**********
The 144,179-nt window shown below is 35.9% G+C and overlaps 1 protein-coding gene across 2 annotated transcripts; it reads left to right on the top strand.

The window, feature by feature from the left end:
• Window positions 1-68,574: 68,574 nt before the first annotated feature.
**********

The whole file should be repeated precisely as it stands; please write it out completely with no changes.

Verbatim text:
The 144,179-nt window shown below is 35.9% G+C and overlaps 1 protein-coding gene across 2 annotated transcripts; it reads left to right on the top strand.

The window, feature by feature from the left end:
• Window positions 1-68,574: 68,574 nt before the first annotated feature.